Drafting Your Plan
1. Create an executive summary that outlines your business.
The first page of your business plan is a brief summary of the entire plan. Use this summary to really sell your business, especially if you’re looking for investors or bank loans.
- Even though the executive summary is the first part of your plan, you’ll typically want to write it last. It’s far easier to summarize your business plan once you’ve got the full draft in front of you.
- Include an executive summary even if you’re starting a small business and don’t plan on seeking any outside funding for it. Writing it helps you think constructively about your business and where you’d like to see it go.
2. Provide details about the background and current status of your business.
This is the part of your business plan where you tell the story of your business. If you have a compelling story about how you came up with the idea to start your business, or if there’s something particularly interesting about the people involved, you might include that information here.
- For example, if you started making hair barrettes for your daughter and her friends and want to start selling them on the internet, you might tell the story of how all the girls in your daughter’s school wanted the barrettes.
- Include the nuts and bolts of your business as well, such as how you’re organized (if you’ve incorporated or formed an LLC, for example) and where you’re located.
- You might think location isn’t important for an internet business, but it impacts the types of funding available for your business as well as the regulations that govern you and the taxes you’ll have to pay.
3. Describe the products or services you plan to offer.
Use plain language to explain what products or services your internet business will offer to the public. Avoid technical or industry jargon as much as you can and define anything you can’t avoid. Include basic information about the market you’re entering and who your primary competitors will be.
- For small shops with homemade items, look at similar shops on the internet and think about how your products are different from theirs (besides the fact that you made them).
- In business lingo, this is the section where you identify the problem your target customers have and how your products or services solve that problem. If others are offering similar solutions, describe how yours is better or different.
- If you’re researching ways to improve your products or services, provide details about that work and how much money it will cost. For example, if you’re making hair barrettes, you might be looking into waterproof materials or elastic that doesn’t pull hair.
4. Discuss how you plan to market your products or services.
Your readers know what you have to offer—now, tell them how you plan to sell those products or services to the people who need them. Describe your target customer and explain how you plan to reach them and convince them to buy from you.
- Your target customers are the people you think are going to buy your products or services—they might not necessarily be the people who ultimately use them. For example, if you’re selling handmade hair barrettes for little girls, your target customers would likely be their parents, not the little girls themselves.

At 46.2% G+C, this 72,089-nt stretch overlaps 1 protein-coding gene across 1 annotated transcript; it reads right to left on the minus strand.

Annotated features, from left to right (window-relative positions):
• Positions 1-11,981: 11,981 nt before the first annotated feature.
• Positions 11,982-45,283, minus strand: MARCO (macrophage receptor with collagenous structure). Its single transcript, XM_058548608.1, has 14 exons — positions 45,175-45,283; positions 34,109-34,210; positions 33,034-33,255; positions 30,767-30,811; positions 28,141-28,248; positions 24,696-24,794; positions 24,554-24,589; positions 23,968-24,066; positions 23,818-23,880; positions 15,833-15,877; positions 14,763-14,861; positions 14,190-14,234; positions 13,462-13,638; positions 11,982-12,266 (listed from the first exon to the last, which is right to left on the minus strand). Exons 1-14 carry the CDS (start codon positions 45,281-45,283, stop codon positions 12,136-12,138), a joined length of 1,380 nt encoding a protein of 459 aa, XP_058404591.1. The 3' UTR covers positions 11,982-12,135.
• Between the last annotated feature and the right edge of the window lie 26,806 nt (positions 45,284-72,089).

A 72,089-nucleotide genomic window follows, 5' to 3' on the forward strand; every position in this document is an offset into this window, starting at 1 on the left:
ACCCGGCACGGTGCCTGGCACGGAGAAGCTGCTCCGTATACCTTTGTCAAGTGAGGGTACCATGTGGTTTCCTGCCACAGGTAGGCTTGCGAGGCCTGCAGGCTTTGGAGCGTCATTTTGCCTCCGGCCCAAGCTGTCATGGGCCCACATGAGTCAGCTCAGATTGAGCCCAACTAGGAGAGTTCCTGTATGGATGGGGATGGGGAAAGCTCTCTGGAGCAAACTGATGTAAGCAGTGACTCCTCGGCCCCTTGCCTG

- For example, if you’re planning on buying targeted advertising on social media, you might include examples of the ads you’re going to run and the types of people who will see those ads.
5. Explain the day-to-day operations of your business.
In this section, you’ll discuss how various tasks will be processed and who will complete them. If you have specific requirements for the location of your business, you’ll cover those here.
- If you’re running your business out of your home, you might not need any additional requirements for your location. At the same time, if your business expands, you might want to move it out of your home, so take that into consideration.
- Include information about any shipping or delivery services you plan to use and the costs for those services.
- Provide information about deadlines and how you’ll get your products or services to your customers in a timely fashion. For example, in a crafts-based business, you might outline how long it takes you to complete a custom order.
6. Outline your management structure.
Give a little background for each of the people who will be in charge of your business, including yourself. Highlight the particular expertise that each member of your management team brings to the table. If you’re starting your business on your own, simply describe your own background and skills.
- As long as you’re not seeking any outside funding from banks or investors, you don’t have to worry too much about having any particular business management experience. Just keep in mind that if you want to scale up at some point, you might want to work with a professional, such as an accountant.
- If you’re planning to hire employees or management staff, set parameters for when new people will be added—perhaps when you reach a certain sales volume. Briefly describe your minimum requirements for new people in terms of their skills and qualifications.